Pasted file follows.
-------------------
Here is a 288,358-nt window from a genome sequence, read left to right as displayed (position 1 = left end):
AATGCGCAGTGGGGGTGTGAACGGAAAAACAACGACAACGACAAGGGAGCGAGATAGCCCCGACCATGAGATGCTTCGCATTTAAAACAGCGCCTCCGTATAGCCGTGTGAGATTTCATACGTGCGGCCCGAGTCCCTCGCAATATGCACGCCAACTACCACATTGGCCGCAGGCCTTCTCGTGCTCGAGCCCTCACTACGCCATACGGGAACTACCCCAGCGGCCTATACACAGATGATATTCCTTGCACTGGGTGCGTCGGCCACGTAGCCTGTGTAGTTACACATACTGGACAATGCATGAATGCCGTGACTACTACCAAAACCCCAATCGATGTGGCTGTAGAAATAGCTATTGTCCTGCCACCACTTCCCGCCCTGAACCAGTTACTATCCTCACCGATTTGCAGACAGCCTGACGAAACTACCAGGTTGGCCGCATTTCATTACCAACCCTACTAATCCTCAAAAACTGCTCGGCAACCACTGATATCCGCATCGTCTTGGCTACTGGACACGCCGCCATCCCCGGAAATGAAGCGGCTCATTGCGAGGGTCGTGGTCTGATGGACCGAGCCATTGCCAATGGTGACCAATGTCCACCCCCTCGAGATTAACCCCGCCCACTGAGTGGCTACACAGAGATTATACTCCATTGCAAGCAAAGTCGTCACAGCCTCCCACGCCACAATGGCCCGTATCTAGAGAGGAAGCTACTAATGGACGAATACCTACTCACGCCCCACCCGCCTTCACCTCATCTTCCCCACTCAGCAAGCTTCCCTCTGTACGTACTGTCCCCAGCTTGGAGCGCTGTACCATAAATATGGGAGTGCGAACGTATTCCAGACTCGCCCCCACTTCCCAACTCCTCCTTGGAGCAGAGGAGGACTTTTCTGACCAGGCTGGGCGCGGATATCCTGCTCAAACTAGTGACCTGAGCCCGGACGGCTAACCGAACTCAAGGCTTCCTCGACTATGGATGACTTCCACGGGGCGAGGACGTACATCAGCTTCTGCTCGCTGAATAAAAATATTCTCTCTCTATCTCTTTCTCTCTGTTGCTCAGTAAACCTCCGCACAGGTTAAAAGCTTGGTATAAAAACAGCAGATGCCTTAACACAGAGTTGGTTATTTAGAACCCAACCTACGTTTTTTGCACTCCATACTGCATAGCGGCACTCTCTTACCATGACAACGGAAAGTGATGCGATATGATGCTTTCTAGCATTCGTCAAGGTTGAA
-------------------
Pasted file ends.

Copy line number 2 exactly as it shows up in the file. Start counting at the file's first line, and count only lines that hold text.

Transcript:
AATGCGCAGTGGGGGTGTGAACGGAAAAACAACGACAACGACAAGGGAGCGAGATAGCCCCGACCATGAGATGCTTCGCATTTAAAACAGCGCCTCCGTATAGCCGTGTGAGATTTCATACGTGCGGCCCGAGTCCCTCGCAATATGCACGCCAACTACCACATTGGCCGCAGGCCTTCTCGTGCTCGAGCCCTCACTACGCCATACGGGAACTACCCCAGCGGCCTATACACAGATGATATTCCTTGCACTGGGTGCGTCGGCCACGTAGCCTGTGTAGTTACACATACTGGACAATGCATGAATGCCGTGACTACTACCAAAACCCCAATCGATGTGGCTGTAGAAATAGCTATTGTCCTGCCACCACTTCCCGCCCTGAACCAGTTACTATCCTCACCGATTTGCAGACAGCCTGACGAAACTACCAGGTTGGCCGCATTTCATTACCAACCCTACTAATCCTCAAAAACTGCTCGGCAACCACTGATATCCGCATCGTCTTGGCTACTGGACACGCCGCCATCCCCGGAAATGAAGCGGCTCATTGCGAGGGTCGTGGTCTGATGGACCGAGCCATTGCCAATGGTGACCAATGTCCACCCCCTCGAGATTAACCCCGCCCACTGAGTGGCTACACAGAGATTATACTCCATTGCAAGCAAAGTCGTCACAGCCTCCCACGCCACAATGGCCCGTATCTAGAGAGGAAGCTACTAATGGACGAATACCTACTCACGCCCCACCCGCCTTCACCTCATCTTCCCCACTCAGCAAGCTTCCCTCTGTACGTACTGTCCCCAGCTTGGAGCGCTGTACCATAAATATGGGAGTGCGAACGTATTCCAGACTCGCCCCCACTTCCCAACTCCTCCTTGGAGCAGAGGAGGACTTTTCTGACCAGGCTGGGCGCGGATATCCTGCTCAAACTAGTGACCTGAGCCCGGACGGCTAACCGAACTCAAGGCTTCCTCGACTATGGATGACTTCCACGGGGCGAGGACGTACATCAGCTTCTGCTCGCTGAATAAAAATATTCTCTCTCTATCTCTTTCTCTCTGTTGCTCAGTAAACCTCCGCACAGGTTAAAAGCTTGGTATAAAAACAGCAGATGCCTTAACACAGAGTTGGTTATTTAGAACCCAACCTACGTTTTTTGCACTCCATACTGCATAGCGGCACTCTCTTACCATGACAACGGAAAGTGATGCGATATGATGCTTTCTAGCATTCGTCAAGGTTGAA